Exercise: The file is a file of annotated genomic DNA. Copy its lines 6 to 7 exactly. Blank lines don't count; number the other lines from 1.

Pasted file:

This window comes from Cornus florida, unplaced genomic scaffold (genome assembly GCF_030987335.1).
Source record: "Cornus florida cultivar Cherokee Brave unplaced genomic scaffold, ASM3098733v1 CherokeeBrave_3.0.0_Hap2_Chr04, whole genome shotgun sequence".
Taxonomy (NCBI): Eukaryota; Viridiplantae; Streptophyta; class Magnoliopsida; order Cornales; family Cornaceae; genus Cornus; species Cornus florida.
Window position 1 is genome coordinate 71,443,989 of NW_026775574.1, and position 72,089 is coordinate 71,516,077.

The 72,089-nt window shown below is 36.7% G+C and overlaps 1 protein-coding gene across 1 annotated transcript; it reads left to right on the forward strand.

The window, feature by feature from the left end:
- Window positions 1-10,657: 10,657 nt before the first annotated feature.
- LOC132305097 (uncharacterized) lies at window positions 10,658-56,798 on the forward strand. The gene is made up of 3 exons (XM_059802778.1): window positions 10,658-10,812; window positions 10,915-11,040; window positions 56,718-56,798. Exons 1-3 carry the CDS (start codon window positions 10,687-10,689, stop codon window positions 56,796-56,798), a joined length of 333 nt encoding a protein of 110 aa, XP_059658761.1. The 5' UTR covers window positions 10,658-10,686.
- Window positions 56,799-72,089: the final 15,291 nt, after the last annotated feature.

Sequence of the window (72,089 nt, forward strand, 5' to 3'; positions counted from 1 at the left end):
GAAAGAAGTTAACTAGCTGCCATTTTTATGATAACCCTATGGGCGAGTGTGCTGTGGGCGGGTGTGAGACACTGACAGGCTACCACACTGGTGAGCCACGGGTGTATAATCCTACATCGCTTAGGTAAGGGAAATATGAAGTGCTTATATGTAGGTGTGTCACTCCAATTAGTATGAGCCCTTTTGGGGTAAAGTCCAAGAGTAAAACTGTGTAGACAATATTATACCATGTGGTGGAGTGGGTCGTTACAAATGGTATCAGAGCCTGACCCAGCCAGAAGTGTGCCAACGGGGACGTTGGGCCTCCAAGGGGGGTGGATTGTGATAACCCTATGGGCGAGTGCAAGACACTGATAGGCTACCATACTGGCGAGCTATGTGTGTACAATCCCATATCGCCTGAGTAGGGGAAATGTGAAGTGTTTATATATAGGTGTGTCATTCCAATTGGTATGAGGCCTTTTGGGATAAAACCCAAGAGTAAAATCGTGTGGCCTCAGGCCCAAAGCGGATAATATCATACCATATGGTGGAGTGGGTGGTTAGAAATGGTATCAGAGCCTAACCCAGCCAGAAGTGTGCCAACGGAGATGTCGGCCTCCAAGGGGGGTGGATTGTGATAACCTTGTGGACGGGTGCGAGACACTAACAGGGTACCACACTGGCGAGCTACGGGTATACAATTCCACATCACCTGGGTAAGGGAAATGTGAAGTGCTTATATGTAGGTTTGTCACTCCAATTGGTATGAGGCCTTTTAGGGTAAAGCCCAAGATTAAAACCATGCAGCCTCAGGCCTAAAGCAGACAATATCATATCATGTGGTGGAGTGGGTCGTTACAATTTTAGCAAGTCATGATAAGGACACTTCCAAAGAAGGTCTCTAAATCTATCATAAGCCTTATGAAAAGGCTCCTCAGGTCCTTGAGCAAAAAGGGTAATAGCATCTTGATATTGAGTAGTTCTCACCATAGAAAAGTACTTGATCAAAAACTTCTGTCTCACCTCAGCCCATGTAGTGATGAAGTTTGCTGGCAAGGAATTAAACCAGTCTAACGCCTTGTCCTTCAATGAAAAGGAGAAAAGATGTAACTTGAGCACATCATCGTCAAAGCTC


The window, feature by feature from the left end:
- Window positions 1-10,657: 10,657 nt before the first annotated feature.